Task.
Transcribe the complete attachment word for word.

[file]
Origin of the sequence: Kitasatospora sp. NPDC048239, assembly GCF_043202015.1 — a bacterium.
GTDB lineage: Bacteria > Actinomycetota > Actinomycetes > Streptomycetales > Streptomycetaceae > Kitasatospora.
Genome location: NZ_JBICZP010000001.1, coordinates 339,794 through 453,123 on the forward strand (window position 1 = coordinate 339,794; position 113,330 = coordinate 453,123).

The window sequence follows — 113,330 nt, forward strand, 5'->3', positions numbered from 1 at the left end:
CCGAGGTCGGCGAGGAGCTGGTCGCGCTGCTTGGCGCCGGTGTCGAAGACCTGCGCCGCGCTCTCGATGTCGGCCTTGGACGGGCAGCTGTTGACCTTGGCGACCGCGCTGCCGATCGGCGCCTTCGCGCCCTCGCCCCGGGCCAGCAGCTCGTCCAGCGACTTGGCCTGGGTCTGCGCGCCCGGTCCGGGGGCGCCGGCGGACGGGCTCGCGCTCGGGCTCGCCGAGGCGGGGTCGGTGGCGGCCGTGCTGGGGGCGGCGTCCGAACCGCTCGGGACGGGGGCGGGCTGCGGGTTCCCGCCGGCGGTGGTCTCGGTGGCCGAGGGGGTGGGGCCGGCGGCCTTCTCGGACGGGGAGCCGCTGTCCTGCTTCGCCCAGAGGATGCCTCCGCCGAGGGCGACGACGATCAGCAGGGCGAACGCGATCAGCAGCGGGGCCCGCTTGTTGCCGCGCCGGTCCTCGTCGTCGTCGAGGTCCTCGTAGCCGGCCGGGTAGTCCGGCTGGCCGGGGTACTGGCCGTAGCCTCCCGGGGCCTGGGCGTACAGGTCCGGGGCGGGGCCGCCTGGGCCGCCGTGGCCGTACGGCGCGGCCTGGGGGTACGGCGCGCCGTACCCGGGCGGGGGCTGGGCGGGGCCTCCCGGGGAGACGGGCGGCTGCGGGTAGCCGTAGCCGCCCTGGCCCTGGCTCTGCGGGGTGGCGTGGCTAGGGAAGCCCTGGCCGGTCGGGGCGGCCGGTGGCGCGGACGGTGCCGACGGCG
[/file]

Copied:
Origin of the sequence: Kitasatospora sp. NPDC048239, assembly GCF_043202015.1 — a bacterium.
GTDB lineage: Bacteria > Actinomycetota > Actinomycetes > Streptomycetales > Streptomycetaceae > Kitasatospora.
Genome location: NZ_JBICZP010000001.1, coordinates 339,794 through 453,123 on the forward strand (window position 1 = coordinate 339,794; position 113,330 = coordinate 453,123).

The window sequence follows — 113,330 nt, forward strand, 5'->3', positions numbered from 1 at the left end:
CCGAGGTCGGCGAGGAGCTGGTCGCGCTGCTTGGCGCCGGTGTCGAAGACCTGCGCCGCGCTCTCGATGTCGGCCTTGGACGGGCAGCTGTTGACCTTGGCGACCGCGCTGCCGATCGGCGCCTTCGCGCCCTCGCCCCGGGCCAGCAGCTCGTCCAGCGACTTGGCCTGGGTCTGCGCGCCCGGTCCGGGGGCGCCGGCGGACGGGCTCGCGCTCGGGCTCGCCGAGGCGGGGTCGGTGGCGGCCGTGCTGGGGGCGGCGTCCGAACCGCTCGGGACGGGGGCGGGCTGCGGGTTCCCGCCGGCGGTGGTCTCGGTGGCCGAGGGGGTGGGGCCGGCGGCCTTCTCGGACGGGGAGCCGCTGTCCTGCTTCGCCCAGAGGATGCCTCCGCCGAGGGCGACGACGATCAGCAGGGCGAACGCGATCAGCAGCGGGGCCCGCTTGTTGCCGCGCCGGTCCTCGTCGTCGTCGAGGTCCTCGTAGCCGGCCGGGTAGTCCGGCTGGCCGGGGTACTGGCCGTAGCCTCCCGGGGCCTGGGCGTACAGGTCCGGGGCGGGGCCGCCTGGGCCGCCGTGGCCGTACGGCGCGGCCTGGGGGTACGGCGCGCCGTACCCGGGCGGGGGCTGGGCGGGGCCTCCCGGGGAGACGGGCGGCTGCGGGTAGCCGTAGCCGCCCTGGCCCTGGCTCTGCGGGGTGGCGTGGCTAGGGAAGCCCTGGCCGGTCGGGGCGGCCGGTGGCGCGGACGGTGCCGACGGCG